Utah Utes football: U. stellar in several defensive categories in opener

Published: Friday, Aug. 31 2012 9:05 p.m. MDT

The Utes didn't allow Northern Colorado to cross midfield in Thursday's win.

Laura Seitz, Deseret News

SALT LAKE CITY — One thing was perfectly clear in Utah's 41-0 win over Northern Colorado. The Utes were quite defensive — never allowing the Bears to cross midfield in Thursday's season-opener at Rice-Eccles Stadium.

"We did what we were supposed to do," Utah coach Kyle Whittingham said after reviewing the game film Friday morning. "They never crossed the 50-yard line so I don't know what more you could ask out of your defense."

Northern Colorado managed just 114 yards of total offense and seven first downs. The Bears netted only 35 yards on the ground, averaging a paltry 1.5 per carry.

"Obviously, they couldn't run on us. That's our number one priority every game — is to stop the run and just shove it down their throat," said defensive end Joe Kruger. "Once we stop the run that just kind of opens up everything for us. Because then they start throwing the ball and we just unleash our pass rushers and start getting to the quarterback."

Kruger capped all scoring in the contest by returning an interception 24 yards for a touchdown early in the fourth quarter.

The junior said it was every defensive end's dream.

"It was amazing. I read run first and then ran out to the spot I was supposed to be at, turned around and the ball was coming towards me," Kruger explained. "I jumped up, snagged it and started running. I couldn't really believe what was happening."

Before game's end, the Utes had another takeaway. Defensive tackle Seni Fauonuku forced a fumble on Northern Colorado's final possession and Niasi Leota recovered it.

Although pleased with the overall effort, Whittingham acknowledged that he'd like to see the Utes force more than two turnovers in future games.

"We need to get the ball back to our offense a few more times," he said.

The shortcoming, though, failed to overshadow a dominating performance by the defense. The shutout was Utah's first since a 50-0 blanking of Wyoming in 2007.

"We didn't give up any scores. That's always a main stat," said linebacker/defensive end Trevor Reilly. "It's not always yards."

A shutout, he added, is always a top goal.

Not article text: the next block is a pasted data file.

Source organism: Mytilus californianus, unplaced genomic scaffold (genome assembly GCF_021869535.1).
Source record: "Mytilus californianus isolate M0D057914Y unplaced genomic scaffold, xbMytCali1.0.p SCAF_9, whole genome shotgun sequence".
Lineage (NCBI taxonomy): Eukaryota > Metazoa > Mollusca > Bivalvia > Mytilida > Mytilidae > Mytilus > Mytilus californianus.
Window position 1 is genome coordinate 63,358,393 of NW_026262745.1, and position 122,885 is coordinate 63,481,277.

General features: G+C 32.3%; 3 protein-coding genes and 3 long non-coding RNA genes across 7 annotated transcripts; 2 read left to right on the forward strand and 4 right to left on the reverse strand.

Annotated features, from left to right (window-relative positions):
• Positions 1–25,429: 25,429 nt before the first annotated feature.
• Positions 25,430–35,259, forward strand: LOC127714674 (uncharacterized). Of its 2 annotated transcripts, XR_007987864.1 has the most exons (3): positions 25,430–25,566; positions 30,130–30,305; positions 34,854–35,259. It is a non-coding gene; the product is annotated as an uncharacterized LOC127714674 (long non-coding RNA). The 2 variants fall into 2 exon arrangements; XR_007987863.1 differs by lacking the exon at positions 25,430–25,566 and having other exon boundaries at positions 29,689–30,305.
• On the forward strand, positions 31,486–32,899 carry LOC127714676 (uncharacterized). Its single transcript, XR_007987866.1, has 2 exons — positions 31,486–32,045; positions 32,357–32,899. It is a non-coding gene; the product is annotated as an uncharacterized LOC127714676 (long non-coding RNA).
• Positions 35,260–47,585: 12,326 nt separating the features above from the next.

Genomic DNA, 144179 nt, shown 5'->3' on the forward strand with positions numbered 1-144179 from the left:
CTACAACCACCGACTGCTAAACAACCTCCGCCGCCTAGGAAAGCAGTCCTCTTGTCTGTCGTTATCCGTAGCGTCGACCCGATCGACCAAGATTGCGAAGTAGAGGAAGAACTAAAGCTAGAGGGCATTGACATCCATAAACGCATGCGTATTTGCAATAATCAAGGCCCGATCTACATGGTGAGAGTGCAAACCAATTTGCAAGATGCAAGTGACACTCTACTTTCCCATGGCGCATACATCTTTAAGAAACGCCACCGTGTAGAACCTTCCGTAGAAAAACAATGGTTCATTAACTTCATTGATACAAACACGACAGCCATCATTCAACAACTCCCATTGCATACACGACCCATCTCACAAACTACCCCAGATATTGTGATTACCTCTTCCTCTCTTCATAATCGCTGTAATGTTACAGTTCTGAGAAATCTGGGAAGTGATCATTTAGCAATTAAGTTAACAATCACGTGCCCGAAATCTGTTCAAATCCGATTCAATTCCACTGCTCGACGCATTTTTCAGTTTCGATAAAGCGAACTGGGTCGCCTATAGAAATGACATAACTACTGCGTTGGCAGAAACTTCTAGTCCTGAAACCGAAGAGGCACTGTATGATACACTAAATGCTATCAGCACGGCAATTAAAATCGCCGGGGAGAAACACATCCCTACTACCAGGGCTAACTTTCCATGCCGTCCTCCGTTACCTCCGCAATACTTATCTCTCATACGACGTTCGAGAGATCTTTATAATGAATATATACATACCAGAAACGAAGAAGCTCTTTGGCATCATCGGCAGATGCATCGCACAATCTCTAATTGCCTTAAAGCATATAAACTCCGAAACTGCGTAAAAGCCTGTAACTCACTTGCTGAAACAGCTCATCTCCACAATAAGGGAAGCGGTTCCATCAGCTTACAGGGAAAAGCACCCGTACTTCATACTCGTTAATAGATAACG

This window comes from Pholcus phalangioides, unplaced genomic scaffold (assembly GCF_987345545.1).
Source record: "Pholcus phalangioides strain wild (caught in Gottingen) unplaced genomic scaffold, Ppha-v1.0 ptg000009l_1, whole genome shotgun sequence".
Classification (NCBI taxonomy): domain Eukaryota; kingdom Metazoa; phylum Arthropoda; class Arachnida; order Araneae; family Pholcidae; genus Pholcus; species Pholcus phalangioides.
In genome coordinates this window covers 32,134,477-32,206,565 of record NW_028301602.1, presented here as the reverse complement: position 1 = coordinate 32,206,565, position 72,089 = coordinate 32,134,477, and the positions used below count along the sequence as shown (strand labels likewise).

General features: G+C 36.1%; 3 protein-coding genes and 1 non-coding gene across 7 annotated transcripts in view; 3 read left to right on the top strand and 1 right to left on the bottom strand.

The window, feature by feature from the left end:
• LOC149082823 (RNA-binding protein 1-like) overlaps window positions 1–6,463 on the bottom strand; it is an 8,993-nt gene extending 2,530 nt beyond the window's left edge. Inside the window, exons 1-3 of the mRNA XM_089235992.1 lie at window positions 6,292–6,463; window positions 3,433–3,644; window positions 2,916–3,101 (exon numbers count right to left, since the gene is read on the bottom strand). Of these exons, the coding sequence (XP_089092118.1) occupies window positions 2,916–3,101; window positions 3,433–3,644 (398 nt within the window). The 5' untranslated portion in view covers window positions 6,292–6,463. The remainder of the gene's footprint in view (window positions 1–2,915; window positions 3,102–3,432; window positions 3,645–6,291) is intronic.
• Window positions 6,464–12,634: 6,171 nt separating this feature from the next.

Besides the turnovers, Utah's defense forced Northern Colorado to punt seven times. Another Bears possession ended with a loss on downs.

Individually, linebacker Dave Fagergren led the Utes with six tackles. Safety Quade Chappuis finished with five, while defensive backs Eric Rowe and Lewis Walker each added four.

Eight Utes contributed to tackles-for-loss, including sacks by Reilly and defensive end Nate Fakahafua. The latter also had two of Utah's six pass breakups and one of three forced fumbles.

As impressive as Utah's defense was, Whittingham recognizes there are bigger challenges on the horizon — beginning with Friday's game at Utah State.

"We're not sitting here thinking we have all the answers on defense," Whittingham said. "Like I said, we did what we were supposed to do."

All in all, Whittingham had the same to say about the season-opener in general.

"I think we played a solid game," he said while noting that the offense took care of the football, not giving up a sack and drawing very few penalties. "We did have a slow start which was the biggest negative to the offense. It took us a couple of drives to get into the end zone."

Whittingham, however, thought the game was a good starting point overall.

"For an opener I thought the mechanics of the game went well," he said. "It was a pretty smooth game from that respect."

The Utes also came out of their first game without any serious injuries.

"We should be OK," Whittingham said. "There's nothing more than some stingers, bumps and bruises and that type of thing."

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